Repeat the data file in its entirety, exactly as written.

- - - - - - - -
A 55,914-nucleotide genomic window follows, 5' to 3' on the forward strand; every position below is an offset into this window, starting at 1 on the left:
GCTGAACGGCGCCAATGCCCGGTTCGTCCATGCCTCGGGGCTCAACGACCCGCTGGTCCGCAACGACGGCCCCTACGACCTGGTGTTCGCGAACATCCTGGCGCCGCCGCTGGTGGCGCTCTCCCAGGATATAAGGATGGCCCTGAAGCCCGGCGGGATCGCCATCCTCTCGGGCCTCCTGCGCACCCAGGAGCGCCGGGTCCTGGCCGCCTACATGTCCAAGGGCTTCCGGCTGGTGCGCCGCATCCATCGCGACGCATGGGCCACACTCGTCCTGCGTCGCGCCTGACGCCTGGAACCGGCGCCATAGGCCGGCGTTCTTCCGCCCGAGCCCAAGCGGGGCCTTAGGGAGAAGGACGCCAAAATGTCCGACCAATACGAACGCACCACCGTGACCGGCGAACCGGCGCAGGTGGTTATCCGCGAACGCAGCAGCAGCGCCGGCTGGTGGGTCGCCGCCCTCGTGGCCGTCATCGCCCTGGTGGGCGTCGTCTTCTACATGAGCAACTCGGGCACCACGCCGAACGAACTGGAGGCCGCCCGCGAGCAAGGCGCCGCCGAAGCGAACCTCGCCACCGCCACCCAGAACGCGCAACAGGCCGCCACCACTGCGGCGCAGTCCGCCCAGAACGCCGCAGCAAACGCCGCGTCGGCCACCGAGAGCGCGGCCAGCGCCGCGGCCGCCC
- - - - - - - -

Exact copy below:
A 55,914-nucleotide genomic window follows, 5' to 3' on the forward strand; every position below is an offset into this window, starting at 1 on the left:
GCTGAACGGCGCCAATGCCCGGTTCGTCCATGCCTCGGGGCTCAACGACCCGCTGGTCCGCAACGACGGCCCCTACGACCTGGTGTTCGCGAACATCCTGGCGCCGCCGCTGGTGGCGCTCTCCCAGGATATAAGGATGGCCCTGAAGCCCGGCGGGATCGCCATCCTCTCGGGCCTCCTGCGCACCCAGGAGCGCCGGGTCCTGGCCGCCTACATGTCCAAGGGCTTCCGGCTGGTGCGCCGCATCCATCGCGACGCATGGGCCACACTCGTCCTGCGTCGCGCCTGACGCCTGGAACCGGCGCCATAGGCCGGCGTTCTTCCGCCCGAGCCCAAGCGGGGCCTTAGGGAGAAGGACGCCAAAATGTCCGACCAATACGAACGCACCACCGTGACCGGCGAACCGGCGCAGGTGGTTATCCGCGAACGCAGCAGCAGCGCCGGCTGGTGGGTCGCCGCCCTCGTGGCCGTCATCGCCCTGGTGGGCGTCGTCTTCTACATGAGCAACTCGGGCACCACGCCGAACGAACTGGAGGCCGCCCGCGAGCAAGGCGCCGCCGAAGCGAACCTCGCCACCGCCACCCAGAACGCGCAACAGGCCGCCACCACTGCGGCGCAGTCCGCCCAGAACGCCGCAGCAAACGCCGCGTCGGCCACCGAGAGCGCGGCCAGCGCCGCGGCCGCCC